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Changes abound on Eagle County board

Tamara Miller
Bret Hartman / Vail DailyEagle County Commissioner Peter Runyon is sworn into office Tuesday during State of County address at the County Building in Eagle.
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EAGLE ” Only one seat changed Tuesday, but the effect on the Eagle County Board of Commissioners seems much more significant.

County employees and residents packed into the county’s main boardroom to listen to the annual State-of-the-County address and swearing-in ceremony.

The annual event had particular significance this year because of the change in membership on the board, and the change in political philosophy most watchers expect will go with it.



Incoming Commissioner and political newcomer Peter Runyon was sworn in and took outgoing Commissioner Michael Gallagher’s old seat at the commissioners’ desk.

Gallagher, who opted not to seek re-election because of ongoing health problems, bid adieu to a standing-room-only crowd Tuesday morning. The ceremony evoked tears from some, including fellow Commissioner Tom Stone.



“I am all going to miss you terribly,” Gallagher told the crowd. “I’m not quitting. I’m not retiring. I’m simply changing direction.”

Gallagher, 59, was exposed to the toxic defoliant Agent Orange while serving in the Vietnam War. He has since suffered a variety of health problems.

End of an Era?



While Gallagher and Runyon both are Democrats, most watchers expect Runyon to be a different commissioner than Gallagher was.

With the Republican Stone and Commissioner Arn Menconi, also a Democrat, frequently at odds on issues when it came to a vote, Gallagher served as the tie-breaker. More often than not, Gallagher voted with Stone.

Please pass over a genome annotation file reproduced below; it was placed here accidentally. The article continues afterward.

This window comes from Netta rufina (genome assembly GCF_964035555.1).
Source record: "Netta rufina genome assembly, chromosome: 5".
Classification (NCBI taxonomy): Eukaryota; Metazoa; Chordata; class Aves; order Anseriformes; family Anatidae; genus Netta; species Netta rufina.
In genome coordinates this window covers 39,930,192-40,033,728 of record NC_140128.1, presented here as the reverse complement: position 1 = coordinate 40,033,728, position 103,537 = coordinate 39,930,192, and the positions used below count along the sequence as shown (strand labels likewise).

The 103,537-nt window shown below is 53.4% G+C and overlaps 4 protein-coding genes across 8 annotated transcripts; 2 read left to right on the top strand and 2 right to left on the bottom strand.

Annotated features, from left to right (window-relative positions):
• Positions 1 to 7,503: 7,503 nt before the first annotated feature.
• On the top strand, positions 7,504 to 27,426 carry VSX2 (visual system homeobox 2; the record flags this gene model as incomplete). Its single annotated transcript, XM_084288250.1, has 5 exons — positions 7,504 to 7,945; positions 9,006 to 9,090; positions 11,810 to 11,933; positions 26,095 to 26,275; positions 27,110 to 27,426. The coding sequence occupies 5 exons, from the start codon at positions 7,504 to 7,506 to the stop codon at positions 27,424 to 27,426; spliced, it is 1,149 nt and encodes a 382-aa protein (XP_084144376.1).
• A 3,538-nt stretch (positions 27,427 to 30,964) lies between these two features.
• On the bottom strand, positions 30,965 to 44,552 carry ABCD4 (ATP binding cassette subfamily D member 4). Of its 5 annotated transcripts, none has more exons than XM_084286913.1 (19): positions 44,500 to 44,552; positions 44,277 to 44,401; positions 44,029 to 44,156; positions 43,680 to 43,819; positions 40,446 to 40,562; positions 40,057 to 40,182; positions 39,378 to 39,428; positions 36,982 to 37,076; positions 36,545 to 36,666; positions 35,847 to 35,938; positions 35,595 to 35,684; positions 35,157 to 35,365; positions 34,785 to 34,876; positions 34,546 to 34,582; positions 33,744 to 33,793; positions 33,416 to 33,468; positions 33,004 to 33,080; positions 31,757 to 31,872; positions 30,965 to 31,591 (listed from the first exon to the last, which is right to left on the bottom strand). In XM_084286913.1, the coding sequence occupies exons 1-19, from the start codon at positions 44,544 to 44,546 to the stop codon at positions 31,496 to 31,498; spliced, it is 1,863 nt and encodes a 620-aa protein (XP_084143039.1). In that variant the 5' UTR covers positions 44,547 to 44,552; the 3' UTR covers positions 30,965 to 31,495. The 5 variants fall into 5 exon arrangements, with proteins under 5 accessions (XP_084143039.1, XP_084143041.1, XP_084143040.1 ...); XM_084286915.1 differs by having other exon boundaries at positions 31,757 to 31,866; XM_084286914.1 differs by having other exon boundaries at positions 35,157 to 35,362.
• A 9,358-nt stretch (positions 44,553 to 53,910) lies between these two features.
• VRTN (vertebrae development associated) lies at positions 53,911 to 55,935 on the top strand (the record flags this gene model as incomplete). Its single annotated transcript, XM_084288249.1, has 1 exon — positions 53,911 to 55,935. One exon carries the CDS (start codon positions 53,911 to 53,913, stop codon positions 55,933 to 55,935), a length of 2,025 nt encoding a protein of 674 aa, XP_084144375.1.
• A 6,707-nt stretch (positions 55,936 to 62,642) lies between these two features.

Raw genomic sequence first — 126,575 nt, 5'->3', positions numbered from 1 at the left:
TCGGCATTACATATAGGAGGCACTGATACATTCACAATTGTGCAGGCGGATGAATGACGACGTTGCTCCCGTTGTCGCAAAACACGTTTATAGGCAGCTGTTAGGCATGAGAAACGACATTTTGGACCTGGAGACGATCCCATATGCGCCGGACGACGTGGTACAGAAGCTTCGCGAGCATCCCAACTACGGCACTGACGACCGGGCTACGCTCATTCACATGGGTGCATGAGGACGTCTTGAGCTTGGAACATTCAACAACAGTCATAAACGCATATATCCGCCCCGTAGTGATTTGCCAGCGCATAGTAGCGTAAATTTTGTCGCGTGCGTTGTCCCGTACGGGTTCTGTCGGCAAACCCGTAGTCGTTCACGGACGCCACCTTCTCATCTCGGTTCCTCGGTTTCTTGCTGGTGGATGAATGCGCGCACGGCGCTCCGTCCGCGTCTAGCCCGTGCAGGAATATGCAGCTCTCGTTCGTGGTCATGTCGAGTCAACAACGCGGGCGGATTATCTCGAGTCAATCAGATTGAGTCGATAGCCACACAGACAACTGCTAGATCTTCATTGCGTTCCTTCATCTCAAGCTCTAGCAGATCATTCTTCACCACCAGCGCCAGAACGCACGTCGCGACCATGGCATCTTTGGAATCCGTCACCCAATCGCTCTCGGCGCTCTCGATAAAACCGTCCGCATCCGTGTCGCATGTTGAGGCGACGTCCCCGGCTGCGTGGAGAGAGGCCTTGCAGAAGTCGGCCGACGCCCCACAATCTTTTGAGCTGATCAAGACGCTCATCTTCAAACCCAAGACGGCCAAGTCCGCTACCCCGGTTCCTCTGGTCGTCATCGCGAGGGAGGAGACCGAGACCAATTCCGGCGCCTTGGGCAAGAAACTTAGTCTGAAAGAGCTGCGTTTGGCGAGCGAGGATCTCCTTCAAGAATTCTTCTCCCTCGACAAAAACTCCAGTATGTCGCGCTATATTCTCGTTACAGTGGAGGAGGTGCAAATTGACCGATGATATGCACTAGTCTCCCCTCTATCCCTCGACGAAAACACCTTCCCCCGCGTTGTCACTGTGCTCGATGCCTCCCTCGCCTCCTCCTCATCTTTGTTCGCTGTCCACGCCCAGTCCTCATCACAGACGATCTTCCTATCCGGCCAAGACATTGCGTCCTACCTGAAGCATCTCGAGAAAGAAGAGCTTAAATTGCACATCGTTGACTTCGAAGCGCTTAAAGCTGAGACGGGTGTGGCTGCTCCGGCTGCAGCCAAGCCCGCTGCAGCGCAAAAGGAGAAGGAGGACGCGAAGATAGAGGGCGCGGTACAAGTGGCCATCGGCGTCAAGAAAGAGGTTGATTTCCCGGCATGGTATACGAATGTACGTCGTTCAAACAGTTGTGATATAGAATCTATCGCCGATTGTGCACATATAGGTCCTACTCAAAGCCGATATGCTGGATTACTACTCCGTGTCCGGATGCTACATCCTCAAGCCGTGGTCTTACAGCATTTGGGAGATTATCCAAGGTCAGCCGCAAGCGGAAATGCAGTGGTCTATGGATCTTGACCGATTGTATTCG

In honor of Gallagher’s service as a county commissioner, Stone presented him with a replica of an antique Eagle County map that Gallagher apparently has long coveted.

Stone thanked Gallagher and began a speech about his fellow commissioner’s accomplishments, including his service as a Minturn police chief and in the Vietnam War.

Stone’s voice broke in the middle of his speech.

“This man has taught me a lot,” Stone said. “Most folks don’t know what Michael has brought to the county.”

Menconi then took over the speech and added his own thank-you to Gallagher: For voting with him in favor of using the county’s open space funds to help purchase and preserve the 4,000-acre Bair Ranch at the western edge of Eagle County. Stone opposed it.

“Michael Gallagher, at the cornerstone, is about service and integrity,” Menconi said.

New Leadership

Gallagher and Stone broke a long-standing tradition of rotating the board’s chairmanship every year among the three commissioners by skipping over Menconi during his first four years in office. Instead, they traded the position back and forth amongst themselves. Stone was the chairman in 2004.

The position is largely ceremonial, but allows the so-appointed commissioner to preside over meetings.

However, in his last action as chairman, Stone recommended that Menconi take over. He also nominated Runyon, who is serving in political office for the first time, to serve as vice chairman. That position would allow Runyon to preside over meetings in Menconi’s absence.

Runyon, a moderate Democrat who campaigned on stricter control of growth in the county, backed away from the nomination at first.

“I personally would like you, Tom, to be the vice chairman,” he said. “I have zero experience in chairmanship. I feel we can benefit from your experience.”

Stone reiterated his recommendation.

“We are term-limited and as such, I have two years left (as a county commissioner),” Stone said.

Naming Runyon as vice chairman now would allow him to learn more about the position so that he would be ready preside over the board in 2006, Stone said.

The vote was unanimous to name Menconi the chairman and Runyon the vice chairman.

Staff Writer Tamara Miller can be reached at (970) 949-0555, ext. 607, or tmiller@vaildaily.com.

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